The Trial by Franz Kafka

December 18, 2017
By Adina_Astra BRONZE, Phoenix , Arizona
Adina_Astra BRONZE, Phoenix , Arizona
1 article 0 photos 0 comments

Favorite Quote:
"Pretty amazing to be something at least"

“Someone must have slandered Josef K., for one morning, without having done anything truly wrong, he was arrested.”
Franz Kafka, The Trial

A mysterious tale documenting the trial of one Josef K, Franz Kafka's masterpiece has held up very well over the years as its surreal nature and parallels to the secret police of the USSR drove it into the history books.

The story follows Josef K as he sits in his room on the night of his 30th birthday when he’s visited by two government officials who escort him into the hellish world that is their justice system. Josef K. is taken through a year of absolute chaos battling through courts filled with mad men to clear his name of a crime that is never revealed to him in this bonkers journey through a dystopian court.

The book has a very surreal theme of nonsensical authority  throughout as most of what goes on is given no purpose or explanation. This fact is what makes the book so unique as you feel yourself in Josef K’s shoes being thrust from court to court with absolutely no control. It will frustrate you beyond your limit as it does to Josef K when he's  caught  in a nonsensical rigged system. This perspective is what makes the book so unique. The writing style compliments this nonsensical frustration perfectly.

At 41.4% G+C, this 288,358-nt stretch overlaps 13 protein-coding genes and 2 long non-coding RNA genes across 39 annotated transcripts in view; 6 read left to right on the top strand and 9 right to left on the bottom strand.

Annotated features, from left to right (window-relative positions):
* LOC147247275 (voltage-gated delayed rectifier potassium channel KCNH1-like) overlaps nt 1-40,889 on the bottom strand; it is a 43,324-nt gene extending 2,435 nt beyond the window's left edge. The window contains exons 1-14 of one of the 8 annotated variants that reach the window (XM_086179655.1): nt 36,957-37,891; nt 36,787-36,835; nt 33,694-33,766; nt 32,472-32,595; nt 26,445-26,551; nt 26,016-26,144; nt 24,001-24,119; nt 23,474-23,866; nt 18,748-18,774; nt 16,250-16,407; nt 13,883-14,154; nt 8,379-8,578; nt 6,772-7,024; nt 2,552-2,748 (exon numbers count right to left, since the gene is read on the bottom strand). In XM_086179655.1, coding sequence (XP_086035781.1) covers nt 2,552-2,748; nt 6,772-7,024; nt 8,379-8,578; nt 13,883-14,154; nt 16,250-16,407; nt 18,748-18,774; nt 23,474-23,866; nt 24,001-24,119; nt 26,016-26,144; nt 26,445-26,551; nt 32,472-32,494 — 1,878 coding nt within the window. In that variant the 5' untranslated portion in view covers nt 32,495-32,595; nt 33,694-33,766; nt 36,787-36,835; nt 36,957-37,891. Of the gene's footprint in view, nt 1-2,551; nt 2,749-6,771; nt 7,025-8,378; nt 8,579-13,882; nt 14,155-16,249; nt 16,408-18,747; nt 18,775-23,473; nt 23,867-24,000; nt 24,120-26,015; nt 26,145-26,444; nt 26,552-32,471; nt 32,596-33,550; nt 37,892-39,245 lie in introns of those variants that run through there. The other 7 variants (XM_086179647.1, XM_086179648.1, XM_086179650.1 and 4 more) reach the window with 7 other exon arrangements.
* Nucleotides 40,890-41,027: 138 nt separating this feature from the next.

The main writing style of the book could be called quasi philosophical. This is the case because throughout the book there's many long dialogues that seem as though they're very deep and philosophical only to end up meaning absolutely nothing. Everyone in this book is constantly gaslighting our protagonist because they themselves don't know. Josef K even acknowledges the mundaneness of it all “It would have been so pointless to kill himself that, even if he had wanted to, the pointlessness would have made him unable.” This quote is a good summary of the system that takes hold of everyone in this book…….pointless. The worst part about this system is that it's not too far off from the one that was used by USSR secret police. They didn't need any rhyme or reason they would just act. This gives Kafka’s writing style a whole new meaning when put into that context.

I would recommend this book and any other Kafka book to any human or animal who has developed the ability to read. Between the unique perspective given by Josef K, the pointlessness of the system, and the parallels to the USSR secret police this book has almost no flaws. I absolutely loved this book and if you're a fan of literature at all I would give it a read.

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